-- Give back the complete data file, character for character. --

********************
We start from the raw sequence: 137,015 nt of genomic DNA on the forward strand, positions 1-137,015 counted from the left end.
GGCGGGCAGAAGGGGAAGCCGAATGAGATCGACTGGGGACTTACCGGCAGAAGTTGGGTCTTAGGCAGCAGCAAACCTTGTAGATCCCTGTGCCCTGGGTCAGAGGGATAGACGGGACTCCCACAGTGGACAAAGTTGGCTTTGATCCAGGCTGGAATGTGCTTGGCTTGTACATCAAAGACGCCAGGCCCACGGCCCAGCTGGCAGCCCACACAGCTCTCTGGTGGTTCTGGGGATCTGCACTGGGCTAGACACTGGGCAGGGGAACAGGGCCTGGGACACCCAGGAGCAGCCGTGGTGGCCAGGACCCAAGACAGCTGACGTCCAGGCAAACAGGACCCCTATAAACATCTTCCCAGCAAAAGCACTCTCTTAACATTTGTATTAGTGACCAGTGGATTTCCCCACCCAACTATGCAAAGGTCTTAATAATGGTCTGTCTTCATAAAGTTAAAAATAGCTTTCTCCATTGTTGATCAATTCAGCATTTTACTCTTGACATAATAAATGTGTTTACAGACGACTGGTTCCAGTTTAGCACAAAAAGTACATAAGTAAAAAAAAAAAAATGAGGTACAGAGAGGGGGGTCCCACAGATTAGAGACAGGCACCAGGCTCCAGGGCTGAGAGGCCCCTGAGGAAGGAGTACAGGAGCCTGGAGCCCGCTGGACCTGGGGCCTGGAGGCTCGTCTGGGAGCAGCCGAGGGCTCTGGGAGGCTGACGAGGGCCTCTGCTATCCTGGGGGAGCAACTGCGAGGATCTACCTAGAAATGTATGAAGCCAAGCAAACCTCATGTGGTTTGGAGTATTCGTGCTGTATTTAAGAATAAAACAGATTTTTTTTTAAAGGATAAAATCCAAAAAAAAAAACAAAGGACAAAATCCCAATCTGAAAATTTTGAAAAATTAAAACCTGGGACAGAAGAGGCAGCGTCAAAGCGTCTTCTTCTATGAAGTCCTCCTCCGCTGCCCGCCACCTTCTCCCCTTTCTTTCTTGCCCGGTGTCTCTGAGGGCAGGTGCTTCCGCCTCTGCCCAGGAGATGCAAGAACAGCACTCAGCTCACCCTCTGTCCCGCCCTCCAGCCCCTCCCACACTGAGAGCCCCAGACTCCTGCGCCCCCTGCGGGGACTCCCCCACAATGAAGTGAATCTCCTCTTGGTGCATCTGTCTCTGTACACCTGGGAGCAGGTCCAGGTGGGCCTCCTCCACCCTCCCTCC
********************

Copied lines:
We start from the raw sequence: 137,015 nt of genomic DNA on the forward strand, positions 1-137,015 counted from the left end.
GGCGGGCAGAAGGGGAAGCCGAATGAGATCGACTGGGGACTTACCGGCAGAAGTTGGGTCTTAGGCAGCAGCAAACCTTGTAGATCCCTGTGCCCTGGGTCAGAGGGATAGACGGGACTCCCACAGTGGACAAAGTTGGCTTTGATCCAGGCTGGAATGTGCTTGGCTTGTACATCAAAGACGCCAGGCCCACGGCCCAGCTGGCAGCCCACACAGCTCTCTGGTGGTTCTGGGGATCTGCACTGGGCTAGACACTGGGCAGGGGAACAGGGCCTGGGACACCCAGGAGCAGCCGTGGTGGCCAGGACCCAAGACAGCTGACGTCCAGGCAAACAGGACCCCTATAAACATCTTCCCAGCAAAAGCACTCTCTTAACATTTGTATTAGTGACCAGTGGATTTCCCCACCCAACTATGCAAAGGTCTTAATAATGGTCTGTCTTCATAAAGTTAAAAATAGCTTTCTCCATTGTTGATCAATTCAGCATTTTACTCTTGACATAATAAATGTGTTTACAGACGACTGGTTCCAGTTTAGCACAAAAAGTACATAAGTAAAAAAAAAAAAATGAGGTACAGAGAGGGGGGTCCCACAGATTAGAGACAGGCACCAGGCTCCAGGGCTGAGAGGCCCCTGAGGAAGGAGTACAGGAGCCTGGAGCCCGCTGGACCTGGGGCCTGGAGGCTCGTCTGGGAGCAGCCGAGGGCTCTGGGAGGCTGACGAGGGCCTCTGCTATCCTGGGGGAGCAACTGCGAGGATCTACCTAGAAATGTATGAAGCCAAGCAAACCTCATGTGGTTTGGAGTATTCGTGCTGTATTTAAGAATAAAACAGATTTTTTTTTAAAGGATAAAATCCAAAAAAAAAAACAAAGGACAAAATCCCAATCTGAAAATTTTGAAAAATTAAAACCTGGGACAGAAGAGGCAGCGTCAAAGCGTCTTCTTCTATGAAGTCCTCCTCCGCTGCCCGCCACCTTCTCCCCTTTCTTTCTTGCCCGGTGTCTCTGAGGGCAGGTGCTTCCGCCTCTGCCCAGGAGATGCAAGAACAGCACTCAGCTCACCCTCTGTCCCGCCCTCCAGCCCCTCCCACACTGAGAGCCCCAGACTCCTGCGCCCCCTGCGGGGACTCCCCCACAATGAAGTGAATCTCCTCTTGGTGCATCTGTCTCTGTACACCTGGGAGCAGGTCCAGGTGGGCCTCCTCCACCCTCCCTCC